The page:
This week we are developing active learning modules about Boolean operators. I have had some trouble designing an activity that describes this subject adequately. Most of the examples I have seen are illustrations of a Venn diagram describing AND, NOT, and OR; or using playing cards. Boolean logic is not a simple topic and can be difficult to explain to a group quickly. This subject has been one of the parts of the information literacy classes that I do not automatically have the words to explain. This week I observed Josh’s EN 102 session one class, and I finally understood a way to show students Boolean operators. He uses the advanced search options in Scout to search using the keywords already developed earlier in the class. Since the search is structured with the AND/OR/NOT between boxes to type in, it is a natural approach to stringing together the search terms. It was a smooth transition and was logical in the class. The students seemed to understand it well.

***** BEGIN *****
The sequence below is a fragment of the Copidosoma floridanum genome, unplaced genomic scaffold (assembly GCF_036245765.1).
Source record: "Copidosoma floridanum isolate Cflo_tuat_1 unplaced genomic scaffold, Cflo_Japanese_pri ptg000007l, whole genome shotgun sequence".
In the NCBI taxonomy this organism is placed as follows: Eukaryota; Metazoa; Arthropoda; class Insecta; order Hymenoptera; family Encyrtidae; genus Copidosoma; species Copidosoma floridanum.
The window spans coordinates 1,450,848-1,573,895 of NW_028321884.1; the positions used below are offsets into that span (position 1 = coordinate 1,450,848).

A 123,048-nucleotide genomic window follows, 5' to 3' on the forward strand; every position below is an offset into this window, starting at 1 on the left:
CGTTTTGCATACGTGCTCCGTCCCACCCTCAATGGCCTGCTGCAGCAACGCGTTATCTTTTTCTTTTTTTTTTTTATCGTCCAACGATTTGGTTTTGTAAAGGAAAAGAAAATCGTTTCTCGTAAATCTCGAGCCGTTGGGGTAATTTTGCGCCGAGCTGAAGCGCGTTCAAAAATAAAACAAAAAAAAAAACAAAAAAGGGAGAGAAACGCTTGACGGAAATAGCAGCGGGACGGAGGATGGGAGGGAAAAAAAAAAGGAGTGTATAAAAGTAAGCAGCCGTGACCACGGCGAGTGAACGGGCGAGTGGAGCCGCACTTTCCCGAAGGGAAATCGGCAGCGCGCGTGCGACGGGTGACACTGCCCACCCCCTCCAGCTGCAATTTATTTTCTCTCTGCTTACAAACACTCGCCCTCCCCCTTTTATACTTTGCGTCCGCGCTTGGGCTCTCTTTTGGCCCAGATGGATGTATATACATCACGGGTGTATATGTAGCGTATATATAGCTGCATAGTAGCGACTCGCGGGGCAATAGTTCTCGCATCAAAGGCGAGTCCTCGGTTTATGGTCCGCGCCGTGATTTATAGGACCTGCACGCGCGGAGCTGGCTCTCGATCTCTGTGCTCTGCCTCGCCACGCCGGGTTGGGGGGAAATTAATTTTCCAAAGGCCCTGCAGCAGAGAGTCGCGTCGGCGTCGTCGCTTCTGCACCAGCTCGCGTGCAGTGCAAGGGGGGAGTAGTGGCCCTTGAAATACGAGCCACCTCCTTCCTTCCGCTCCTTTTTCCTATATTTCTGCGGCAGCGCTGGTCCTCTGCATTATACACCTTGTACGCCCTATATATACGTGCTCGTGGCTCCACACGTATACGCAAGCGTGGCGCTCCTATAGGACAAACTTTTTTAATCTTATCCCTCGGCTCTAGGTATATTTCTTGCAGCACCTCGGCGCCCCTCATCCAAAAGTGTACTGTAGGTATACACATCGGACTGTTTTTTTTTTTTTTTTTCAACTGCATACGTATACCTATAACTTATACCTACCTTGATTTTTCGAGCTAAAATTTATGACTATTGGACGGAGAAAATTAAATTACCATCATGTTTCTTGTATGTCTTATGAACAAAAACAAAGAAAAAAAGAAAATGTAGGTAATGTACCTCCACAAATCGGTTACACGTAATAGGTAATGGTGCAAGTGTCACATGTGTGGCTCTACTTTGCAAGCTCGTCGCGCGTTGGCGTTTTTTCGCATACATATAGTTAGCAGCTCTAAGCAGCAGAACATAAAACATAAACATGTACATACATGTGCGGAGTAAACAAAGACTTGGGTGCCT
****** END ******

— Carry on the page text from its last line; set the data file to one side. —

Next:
While researching ways to explain Boolean logic, I found several blogs by librarians with posts discussing this topic’s relevance in information instruction. Several instruction librarians emphasized that the topic is not nearly as important as many librarians assume it is. Also, the posts blamed this as a part of librarianship that creates barriers between new and infrequent library users and libraries. Perhaps this is a topic that will eventually be less important, but for now using AND and OR still seem important to me.

As for this week’s readings, I was quite glad to read something that takes seriously the true attitudes of college students and their approaches to information literacy. The best way to truly understand how to teach students is to be practical about the motivations and habits of the less interested students.

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